Saturday 18 February 2017

Ongoing eruptions on Barren Island.

A group of scientists from India's National Institute of Oceanography has reported observing eruptions on Barren Island Volcano in the Andaman Islands. The scientists visited the island on 23 and 26 January 2017 onboard the Research Vessel Sindhu Sankalp, in order to collect marine sediment samples. They witnessed a series of small strombolian-type eruptive episodes, each lasting about 5-10 minutes, with ash and lava being thrown from the crater of the volcano and clouds of smoke around its summit. Marine sediments collected near the island were found to contain black pyroclastic sediments associated with recent eruptions. The scientists did not land on the island itself as it was deemed unsafe.

Eruption on Barren Island in January 2017. National Institute of Oceanography.

Barren Island is an uninhabited volcanic island belonging officially to India's Andaman Islands (making it India's only active volcano), though it is about 100 km to the east of the main Andaman Island group and about 450 km west of the coast of southern Myanmar. The island is about 3 km in diameter and rises 354 m above sea level. It is the only active volcano in the region, though it forms part of a group with a number of dormant volcanoes including Narcondam Island and Alcock and Sewell seamounts.

 The approximate location of Barren Island. Google Maps.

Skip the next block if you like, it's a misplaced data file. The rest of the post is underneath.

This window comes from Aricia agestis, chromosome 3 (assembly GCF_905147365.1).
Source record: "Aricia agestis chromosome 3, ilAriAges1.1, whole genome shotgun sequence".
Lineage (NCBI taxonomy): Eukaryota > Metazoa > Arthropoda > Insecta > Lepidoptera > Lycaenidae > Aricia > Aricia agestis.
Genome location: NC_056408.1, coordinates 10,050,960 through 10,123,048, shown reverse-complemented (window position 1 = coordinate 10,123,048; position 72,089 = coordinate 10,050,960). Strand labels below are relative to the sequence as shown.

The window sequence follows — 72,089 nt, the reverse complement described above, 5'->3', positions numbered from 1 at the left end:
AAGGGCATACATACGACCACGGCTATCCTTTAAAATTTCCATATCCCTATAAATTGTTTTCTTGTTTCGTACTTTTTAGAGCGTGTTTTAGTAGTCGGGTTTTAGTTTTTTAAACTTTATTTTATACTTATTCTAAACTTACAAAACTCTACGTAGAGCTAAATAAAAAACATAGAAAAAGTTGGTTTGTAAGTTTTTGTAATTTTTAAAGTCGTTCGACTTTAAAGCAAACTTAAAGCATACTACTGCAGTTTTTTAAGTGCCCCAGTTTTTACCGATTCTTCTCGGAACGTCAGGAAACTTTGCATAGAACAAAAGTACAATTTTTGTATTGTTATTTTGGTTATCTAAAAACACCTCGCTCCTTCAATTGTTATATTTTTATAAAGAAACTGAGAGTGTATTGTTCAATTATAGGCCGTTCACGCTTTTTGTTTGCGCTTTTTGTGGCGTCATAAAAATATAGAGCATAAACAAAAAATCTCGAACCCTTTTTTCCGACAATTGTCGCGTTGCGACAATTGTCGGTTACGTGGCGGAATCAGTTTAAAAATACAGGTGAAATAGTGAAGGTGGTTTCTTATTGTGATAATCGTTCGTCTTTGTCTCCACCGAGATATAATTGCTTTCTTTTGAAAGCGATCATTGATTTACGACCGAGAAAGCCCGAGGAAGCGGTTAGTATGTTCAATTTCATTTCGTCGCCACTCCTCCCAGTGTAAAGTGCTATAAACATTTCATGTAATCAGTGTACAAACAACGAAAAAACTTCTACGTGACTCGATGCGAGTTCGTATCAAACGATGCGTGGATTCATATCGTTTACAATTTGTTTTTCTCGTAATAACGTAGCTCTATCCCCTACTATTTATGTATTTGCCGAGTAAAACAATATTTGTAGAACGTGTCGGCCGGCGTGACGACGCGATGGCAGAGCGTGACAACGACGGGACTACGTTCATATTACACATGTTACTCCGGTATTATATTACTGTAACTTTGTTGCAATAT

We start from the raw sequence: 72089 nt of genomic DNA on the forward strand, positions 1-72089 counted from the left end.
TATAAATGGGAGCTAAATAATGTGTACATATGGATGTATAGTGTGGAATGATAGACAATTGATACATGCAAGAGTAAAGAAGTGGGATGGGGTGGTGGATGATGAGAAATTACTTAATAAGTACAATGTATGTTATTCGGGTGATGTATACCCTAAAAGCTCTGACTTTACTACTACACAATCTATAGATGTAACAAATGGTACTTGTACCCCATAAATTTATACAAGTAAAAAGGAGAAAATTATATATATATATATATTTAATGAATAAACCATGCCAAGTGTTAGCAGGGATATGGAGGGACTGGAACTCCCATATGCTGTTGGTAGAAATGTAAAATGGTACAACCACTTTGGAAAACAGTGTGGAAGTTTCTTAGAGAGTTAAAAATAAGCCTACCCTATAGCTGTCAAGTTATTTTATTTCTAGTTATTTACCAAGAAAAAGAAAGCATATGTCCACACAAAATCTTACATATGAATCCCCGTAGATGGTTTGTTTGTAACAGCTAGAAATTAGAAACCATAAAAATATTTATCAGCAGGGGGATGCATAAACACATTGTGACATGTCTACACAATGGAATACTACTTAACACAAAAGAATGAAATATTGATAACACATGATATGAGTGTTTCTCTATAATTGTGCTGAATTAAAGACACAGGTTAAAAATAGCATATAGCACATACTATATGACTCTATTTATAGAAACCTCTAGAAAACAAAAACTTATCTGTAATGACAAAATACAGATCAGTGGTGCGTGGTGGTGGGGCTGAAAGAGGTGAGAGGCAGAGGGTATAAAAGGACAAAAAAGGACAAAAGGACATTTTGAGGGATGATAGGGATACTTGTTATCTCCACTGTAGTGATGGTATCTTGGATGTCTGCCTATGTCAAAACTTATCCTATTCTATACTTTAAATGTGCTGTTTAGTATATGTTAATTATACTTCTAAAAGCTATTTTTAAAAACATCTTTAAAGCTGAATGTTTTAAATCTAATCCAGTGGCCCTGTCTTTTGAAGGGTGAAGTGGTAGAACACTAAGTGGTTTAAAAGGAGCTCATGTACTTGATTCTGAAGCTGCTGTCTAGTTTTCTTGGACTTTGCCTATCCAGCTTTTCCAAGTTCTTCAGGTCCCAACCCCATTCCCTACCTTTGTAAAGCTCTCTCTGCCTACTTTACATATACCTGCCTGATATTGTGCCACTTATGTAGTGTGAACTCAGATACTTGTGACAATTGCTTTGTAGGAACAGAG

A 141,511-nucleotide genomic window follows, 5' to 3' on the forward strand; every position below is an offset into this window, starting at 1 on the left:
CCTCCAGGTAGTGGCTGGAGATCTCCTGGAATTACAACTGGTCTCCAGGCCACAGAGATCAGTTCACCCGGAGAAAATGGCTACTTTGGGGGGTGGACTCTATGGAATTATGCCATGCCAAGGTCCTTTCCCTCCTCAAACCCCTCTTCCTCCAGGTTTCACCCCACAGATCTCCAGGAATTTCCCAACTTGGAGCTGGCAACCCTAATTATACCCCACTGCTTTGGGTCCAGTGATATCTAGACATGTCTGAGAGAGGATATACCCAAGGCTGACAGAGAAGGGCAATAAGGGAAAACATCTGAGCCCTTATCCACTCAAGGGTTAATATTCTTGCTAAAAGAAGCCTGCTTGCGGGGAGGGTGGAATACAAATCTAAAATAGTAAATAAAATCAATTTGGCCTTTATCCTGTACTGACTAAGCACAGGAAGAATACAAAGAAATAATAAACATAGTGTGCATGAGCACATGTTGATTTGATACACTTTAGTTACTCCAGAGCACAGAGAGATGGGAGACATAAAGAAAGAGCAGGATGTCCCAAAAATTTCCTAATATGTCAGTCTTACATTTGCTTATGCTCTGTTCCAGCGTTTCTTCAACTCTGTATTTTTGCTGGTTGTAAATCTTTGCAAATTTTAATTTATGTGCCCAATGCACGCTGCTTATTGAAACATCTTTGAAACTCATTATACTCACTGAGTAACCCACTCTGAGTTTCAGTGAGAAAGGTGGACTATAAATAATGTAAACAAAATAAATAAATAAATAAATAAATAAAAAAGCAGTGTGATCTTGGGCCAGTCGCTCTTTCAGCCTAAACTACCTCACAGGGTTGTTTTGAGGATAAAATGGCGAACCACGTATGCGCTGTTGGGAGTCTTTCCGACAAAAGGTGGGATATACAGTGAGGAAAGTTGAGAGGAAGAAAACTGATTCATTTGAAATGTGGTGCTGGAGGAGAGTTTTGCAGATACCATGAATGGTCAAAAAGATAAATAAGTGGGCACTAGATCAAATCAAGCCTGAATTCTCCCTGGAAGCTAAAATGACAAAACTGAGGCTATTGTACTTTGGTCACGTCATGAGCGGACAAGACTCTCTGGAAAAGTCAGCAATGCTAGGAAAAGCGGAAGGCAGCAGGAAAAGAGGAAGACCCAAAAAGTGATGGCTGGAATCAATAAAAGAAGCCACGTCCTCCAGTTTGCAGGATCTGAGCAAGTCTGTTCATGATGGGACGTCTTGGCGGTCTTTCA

The volcanoes sit on the Burma (or Burmese) Plate, a small tectonic plate underlying the Andaman Islands, part of the eastern Indian Ocean and the western part of Sumatra. To the west of the Andaman Islands this plate is being subducted beneath the Indian Plate, but to the east the situation is more complex. The Burma Plate is being pushed northward relative to the Eurasia and the Sunda Plate (which underlies eastern Sumatra, Java, southern Southeast Asia, most of Borneo and the western Philippines) by the northward movement of the Indian Plate, but there is an area of seafloor spreading beneath the Andaman Sea (separating the Andaman Islands from Southeast Asia), which in turn causes stresses within the Burma Plate, leading to a zone of faulting upon which the volcanic islands and seamounts are situated.

 (Left) The movement of the Burma and surrounding plates. Sheth et al. (2011) (Right) Tectonic stresses within and around the Burma Plate. Renjith (2013).

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